#RPGaDay 2017 – which #RPG does the most with the least words? Classic #TravellerRPG

#RPGaDay August 21, 2017

45b96a0a8845ed78b2958bc87f1b6b58_largeIf you follow me, then I am sure you are getting tired of my constant #TravellerRPG praise. Sorry, but I just like the game that much!

Sure, there are other rules-lite or “microRPG” or folding-style games that do a lot in a little area, but to me the simple three Little Black Books of the original (now Classic) Traveller are what I think of in a ‘lite’ RPG. Many people apparently don’t realize (or have forgotten) that Traveller was not a setting but a simple core mechanic within a (short) flexible ruleset within which basic setting materials were provided. Like many other RPGs of that era, it was expected (demanded?) that game masters would develop their own universe to adventure in. [For the best discussion of this, see Tales to Astound, TRAVELLER: Out of the Box to the Third Imperium].

4 thoughts on “#RPGaDay 2017 – which #RPG does the most with the least words? Classic #TravellerRPG

  1. Oohh a good choice. I believe the Fate core set has a “lite” version that may also be worth checking out. That’s also a core mechanic, where the setting can be adapted.

  2. I’ve been wary of keep posting ‘Classic Traveller’ in response to the RPGaDay dailies, but what you have said shows the strength and durability of the original CT system.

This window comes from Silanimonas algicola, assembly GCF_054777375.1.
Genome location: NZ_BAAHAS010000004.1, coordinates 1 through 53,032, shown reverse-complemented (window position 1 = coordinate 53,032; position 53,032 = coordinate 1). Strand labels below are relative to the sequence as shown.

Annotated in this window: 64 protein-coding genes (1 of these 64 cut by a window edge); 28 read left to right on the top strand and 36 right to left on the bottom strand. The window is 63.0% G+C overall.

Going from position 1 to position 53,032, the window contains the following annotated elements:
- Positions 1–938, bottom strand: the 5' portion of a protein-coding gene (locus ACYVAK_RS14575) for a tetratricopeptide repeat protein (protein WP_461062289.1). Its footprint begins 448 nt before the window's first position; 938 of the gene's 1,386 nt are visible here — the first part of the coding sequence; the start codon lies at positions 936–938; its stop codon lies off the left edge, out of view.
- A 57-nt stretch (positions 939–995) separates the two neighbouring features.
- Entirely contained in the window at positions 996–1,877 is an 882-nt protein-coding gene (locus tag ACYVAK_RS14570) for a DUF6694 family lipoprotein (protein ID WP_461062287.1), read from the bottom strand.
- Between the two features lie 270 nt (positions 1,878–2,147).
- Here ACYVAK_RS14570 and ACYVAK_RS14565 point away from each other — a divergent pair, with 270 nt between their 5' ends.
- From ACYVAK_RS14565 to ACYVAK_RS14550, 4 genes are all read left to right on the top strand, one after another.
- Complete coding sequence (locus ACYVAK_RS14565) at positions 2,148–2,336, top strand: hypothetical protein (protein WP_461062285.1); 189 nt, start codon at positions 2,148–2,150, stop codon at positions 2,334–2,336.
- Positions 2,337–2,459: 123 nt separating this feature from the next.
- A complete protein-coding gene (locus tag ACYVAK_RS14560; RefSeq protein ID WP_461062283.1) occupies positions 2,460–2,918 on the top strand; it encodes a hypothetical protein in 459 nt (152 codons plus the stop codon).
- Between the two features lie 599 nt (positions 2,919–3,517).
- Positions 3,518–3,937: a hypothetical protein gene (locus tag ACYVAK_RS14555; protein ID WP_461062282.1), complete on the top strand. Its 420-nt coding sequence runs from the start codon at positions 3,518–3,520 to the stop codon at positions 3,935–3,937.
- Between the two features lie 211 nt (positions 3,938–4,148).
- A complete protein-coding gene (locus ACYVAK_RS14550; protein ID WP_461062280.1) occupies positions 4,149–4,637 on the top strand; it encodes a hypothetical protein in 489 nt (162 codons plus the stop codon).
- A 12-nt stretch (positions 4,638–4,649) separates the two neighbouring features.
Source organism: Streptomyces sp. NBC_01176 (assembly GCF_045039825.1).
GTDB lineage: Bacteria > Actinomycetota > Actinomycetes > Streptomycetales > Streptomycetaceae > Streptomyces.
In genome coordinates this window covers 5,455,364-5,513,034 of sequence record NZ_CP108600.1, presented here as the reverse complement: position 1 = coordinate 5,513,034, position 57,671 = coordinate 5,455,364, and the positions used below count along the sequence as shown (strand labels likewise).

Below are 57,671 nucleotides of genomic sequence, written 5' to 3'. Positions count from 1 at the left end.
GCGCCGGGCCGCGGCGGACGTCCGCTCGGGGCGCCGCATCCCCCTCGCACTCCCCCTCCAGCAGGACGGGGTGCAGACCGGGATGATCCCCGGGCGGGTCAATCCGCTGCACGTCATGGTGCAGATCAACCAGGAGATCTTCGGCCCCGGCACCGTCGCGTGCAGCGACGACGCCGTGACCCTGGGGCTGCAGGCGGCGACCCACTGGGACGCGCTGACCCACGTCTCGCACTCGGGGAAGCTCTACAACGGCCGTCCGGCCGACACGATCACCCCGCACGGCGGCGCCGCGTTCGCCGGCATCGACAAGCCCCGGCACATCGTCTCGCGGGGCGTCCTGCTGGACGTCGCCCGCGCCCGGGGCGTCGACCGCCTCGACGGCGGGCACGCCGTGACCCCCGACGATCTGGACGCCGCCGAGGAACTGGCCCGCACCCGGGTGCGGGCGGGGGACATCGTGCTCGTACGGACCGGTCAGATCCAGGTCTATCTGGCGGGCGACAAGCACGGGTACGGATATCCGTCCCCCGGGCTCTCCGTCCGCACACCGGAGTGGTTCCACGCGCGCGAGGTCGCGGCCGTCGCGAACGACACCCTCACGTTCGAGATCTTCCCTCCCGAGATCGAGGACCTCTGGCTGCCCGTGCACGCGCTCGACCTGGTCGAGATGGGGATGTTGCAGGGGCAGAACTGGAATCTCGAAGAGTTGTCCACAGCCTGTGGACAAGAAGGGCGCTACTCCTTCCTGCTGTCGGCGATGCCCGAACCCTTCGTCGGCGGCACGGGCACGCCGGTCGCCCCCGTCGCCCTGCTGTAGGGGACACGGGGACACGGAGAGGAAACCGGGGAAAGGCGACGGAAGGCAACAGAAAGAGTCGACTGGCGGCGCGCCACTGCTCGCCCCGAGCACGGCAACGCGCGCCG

3. I know this isn’t quite what you mean, but I once had a spoof RPG called “Land of Og” by Wingnut Games.

    The catch phrase was “No use big words play Og!”
    Players play individual cavemen who aren’t very bright and come from a Very Long Time Ago, so long ago they spend much of their time running away from dinosaurs.
    They start the game knowing only one word each from a list of 18.
    The challenge of the game is getting your point across to other players through your limited vocabularies, gestures and body language.

    One can choose to be a Strong, Smart, Fast, Healthy, or Grunting Caveman (which classes correspond to the five basic abilities of each character).

    Besides the limited-vocabulary hook, there purposely isn’t much else to this.
    Like most role-playing games, and especially spoof role-playing games, you get out of this one what you put into it.

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